Studying how people of different ages demonstrate their financial literacy is a fascinating exercise, one made only more interesting by the coming-of-age of Millennials.
Studies suggest that even with greater financial burdens from economic uncertainty and student loans, they are still lagging behind in basic financial education. Modern life has brought new challenges, and Millennials are feeling some of those challenges more keenly than others. There now appears to be a significant gulf between real financial literacy and financial confidence. Millennials don’t really want for confidence, on average, but a surprising number of them do lack a basic understanding of finance.
And while there are examples of some schools and universities now folding financial literacy into their curriculum, it clearly isn’t enough. A recent survey found that 87% of all Americans believe that financial literacy should be taught in school. And that sentiment is echoed in the feelings of Millennials themselves. The same survey showed that 60% of young people feel that a financial literacy test should be a requirement for high school graduation.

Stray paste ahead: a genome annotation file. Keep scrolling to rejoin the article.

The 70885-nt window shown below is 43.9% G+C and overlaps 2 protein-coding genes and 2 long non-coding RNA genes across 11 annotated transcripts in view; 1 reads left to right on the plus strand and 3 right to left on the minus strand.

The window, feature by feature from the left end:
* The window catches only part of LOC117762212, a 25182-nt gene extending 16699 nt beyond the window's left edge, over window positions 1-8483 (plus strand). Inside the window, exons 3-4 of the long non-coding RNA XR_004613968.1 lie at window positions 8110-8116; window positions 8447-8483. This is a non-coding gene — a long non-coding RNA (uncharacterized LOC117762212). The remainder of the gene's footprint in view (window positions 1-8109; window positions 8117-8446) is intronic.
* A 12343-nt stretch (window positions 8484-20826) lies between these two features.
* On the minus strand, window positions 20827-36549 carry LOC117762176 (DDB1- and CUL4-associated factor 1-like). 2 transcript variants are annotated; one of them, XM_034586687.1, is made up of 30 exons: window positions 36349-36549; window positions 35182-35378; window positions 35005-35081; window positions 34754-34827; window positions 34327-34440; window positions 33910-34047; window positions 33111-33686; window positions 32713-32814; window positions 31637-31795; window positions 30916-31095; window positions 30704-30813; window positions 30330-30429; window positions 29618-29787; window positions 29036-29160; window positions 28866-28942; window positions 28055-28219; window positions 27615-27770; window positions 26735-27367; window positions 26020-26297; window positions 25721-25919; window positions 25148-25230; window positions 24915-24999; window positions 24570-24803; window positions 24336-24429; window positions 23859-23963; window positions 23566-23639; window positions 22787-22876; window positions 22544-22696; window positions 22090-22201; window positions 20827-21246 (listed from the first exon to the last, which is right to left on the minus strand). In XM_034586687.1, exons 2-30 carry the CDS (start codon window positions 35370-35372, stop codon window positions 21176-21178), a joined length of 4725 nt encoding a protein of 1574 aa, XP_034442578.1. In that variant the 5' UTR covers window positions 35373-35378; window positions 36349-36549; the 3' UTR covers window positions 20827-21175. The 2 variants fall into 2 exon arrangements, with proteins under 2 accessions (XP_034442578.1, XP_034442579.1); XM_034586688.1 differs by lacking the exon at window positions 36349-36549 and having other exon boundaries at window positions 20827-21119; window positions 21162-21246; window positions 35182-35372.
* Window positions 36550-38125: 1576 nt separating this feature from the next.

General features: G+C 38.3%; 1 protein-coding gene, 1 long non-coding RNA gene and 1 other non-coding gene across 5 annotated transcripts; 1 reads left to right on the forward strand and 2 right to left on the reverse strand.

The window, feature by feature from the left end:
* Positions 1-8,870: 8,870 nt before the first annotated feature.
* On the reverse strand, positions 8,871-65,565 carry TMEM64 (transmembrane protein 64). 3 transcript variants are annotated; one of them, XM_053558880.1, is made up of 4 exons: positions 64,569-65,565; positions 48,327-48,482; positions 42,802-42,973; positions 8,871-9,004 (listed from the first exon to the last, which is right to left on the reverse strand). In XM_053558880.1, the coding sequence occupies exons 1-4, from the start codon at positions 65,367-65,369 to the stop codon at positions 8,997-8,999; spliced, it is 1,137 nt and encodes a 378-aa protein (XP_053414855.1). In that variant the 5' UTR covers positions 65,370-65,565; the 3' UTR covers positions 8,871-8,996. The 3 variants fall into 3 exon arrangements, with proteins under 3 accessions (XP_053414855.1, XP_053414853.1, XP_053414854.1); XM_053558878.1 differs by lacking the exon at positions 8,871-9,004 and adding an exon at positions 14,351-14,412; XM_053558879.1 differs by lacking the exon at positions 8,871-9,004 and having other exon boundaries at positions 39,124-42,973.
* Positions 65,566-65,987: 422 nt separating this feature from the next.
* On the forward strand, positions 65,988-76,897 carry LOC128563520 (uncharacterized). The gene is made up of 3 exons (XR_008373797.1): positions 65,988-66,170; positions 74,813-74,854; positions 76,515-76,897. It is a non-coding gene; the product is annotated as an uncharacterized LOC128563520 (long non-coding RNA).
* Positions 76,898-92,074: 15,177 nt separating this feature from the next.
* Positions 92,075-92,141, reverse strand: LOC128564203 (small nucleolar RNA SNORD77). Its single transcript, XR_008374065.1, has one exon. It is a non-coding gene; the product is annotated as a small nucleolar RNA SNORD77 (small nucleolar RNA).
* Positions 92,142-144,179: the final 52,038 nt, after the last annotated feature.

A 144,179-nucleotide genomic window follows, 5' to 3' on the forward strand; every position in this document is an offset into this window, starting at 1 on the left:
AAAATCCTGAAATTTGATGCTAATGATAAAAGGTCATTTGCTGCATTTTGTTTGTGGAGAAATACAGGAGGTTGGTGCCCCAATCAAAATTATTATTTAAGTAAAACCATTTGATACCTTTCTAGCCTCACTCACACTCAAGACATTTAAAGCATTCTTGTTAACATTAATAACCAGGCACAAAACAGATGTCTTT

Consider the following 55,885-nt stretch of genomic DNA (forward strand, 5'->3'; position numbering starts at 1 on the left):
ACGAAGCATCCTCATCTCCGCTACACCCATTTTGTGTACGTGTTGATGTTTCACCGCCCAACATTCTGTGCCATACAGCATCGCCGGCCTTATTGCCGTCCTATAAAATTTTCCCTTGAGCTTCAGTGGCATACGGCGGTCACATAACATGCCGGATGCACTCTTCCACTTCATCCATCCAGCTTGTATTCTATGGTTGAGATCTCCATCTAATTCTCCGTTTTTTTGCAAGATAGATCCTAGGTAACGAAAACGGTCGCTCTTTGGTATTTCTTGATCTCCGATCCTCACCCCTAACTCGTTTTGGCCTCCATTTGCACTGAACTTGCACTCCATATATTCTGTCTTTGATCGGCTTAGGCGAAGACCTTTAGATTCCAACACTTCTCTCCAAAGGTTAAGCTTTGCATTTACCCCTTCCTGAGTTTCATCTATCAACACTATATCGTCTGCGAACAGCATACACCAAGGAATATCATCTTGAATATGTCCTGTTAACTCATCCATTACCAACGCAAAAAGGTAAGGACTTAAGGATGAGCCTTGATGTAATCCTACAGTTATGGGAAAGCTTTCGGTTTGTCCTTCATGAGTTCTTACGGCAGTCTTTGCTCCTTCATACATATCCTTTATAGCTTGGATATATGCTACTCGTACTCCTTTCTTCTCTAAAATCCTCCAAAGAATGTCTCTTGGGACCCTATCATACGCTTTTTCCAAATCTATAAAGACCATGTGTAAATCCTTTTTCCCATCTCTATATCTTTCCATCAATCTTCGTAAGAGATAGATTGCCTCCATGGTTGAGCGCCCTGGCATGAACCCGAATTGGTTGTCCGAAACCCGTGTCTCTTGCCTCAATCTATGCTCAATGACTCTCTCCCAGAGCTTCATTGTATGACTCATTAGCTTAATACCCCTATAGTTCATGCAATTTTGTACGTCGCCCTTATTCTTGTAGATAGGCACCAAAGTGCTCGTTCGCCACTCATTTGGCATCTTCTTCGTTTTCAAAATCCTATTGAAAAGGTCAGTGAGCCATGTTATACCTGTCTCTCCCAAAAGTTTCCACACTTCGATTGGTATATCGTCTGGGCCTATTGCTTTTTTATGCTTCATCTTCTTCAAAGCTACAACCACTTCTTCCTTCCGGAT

The problem may be that in the minds of the students, there is no clear and applicable use for an education in fiduciary skills. Why should they learn about balancing a checkbook when they don’t even have a checking account yet? It’s the equivalent of those who have no interest in becoming a quantity surveyor. Why would they have any need for learning about advanced calculus and parabolas?
So while budgeting, debt, savings, and other personal financial basics may be essential tools to a grown adult in the workaday world, these subjects are unlikely to motivate the interest of a high school student who still relies on his/her parents to make these household decisions for them.
Perhaps a “financial driving test” should be implemented before any student loans are approved. This might sound like a crazy idea but think of the consequences. If a student is not able to pass a basic personal financial test, then they won’t be approved for a student loan. How much money might be saved? How many educated or semi-educated students would be the result? It may not be such a crazy an idea after all.
And it would force parents, students, and teachers alike to engage in the subject in a far more meaningful way, with real-life application staring them in the face.
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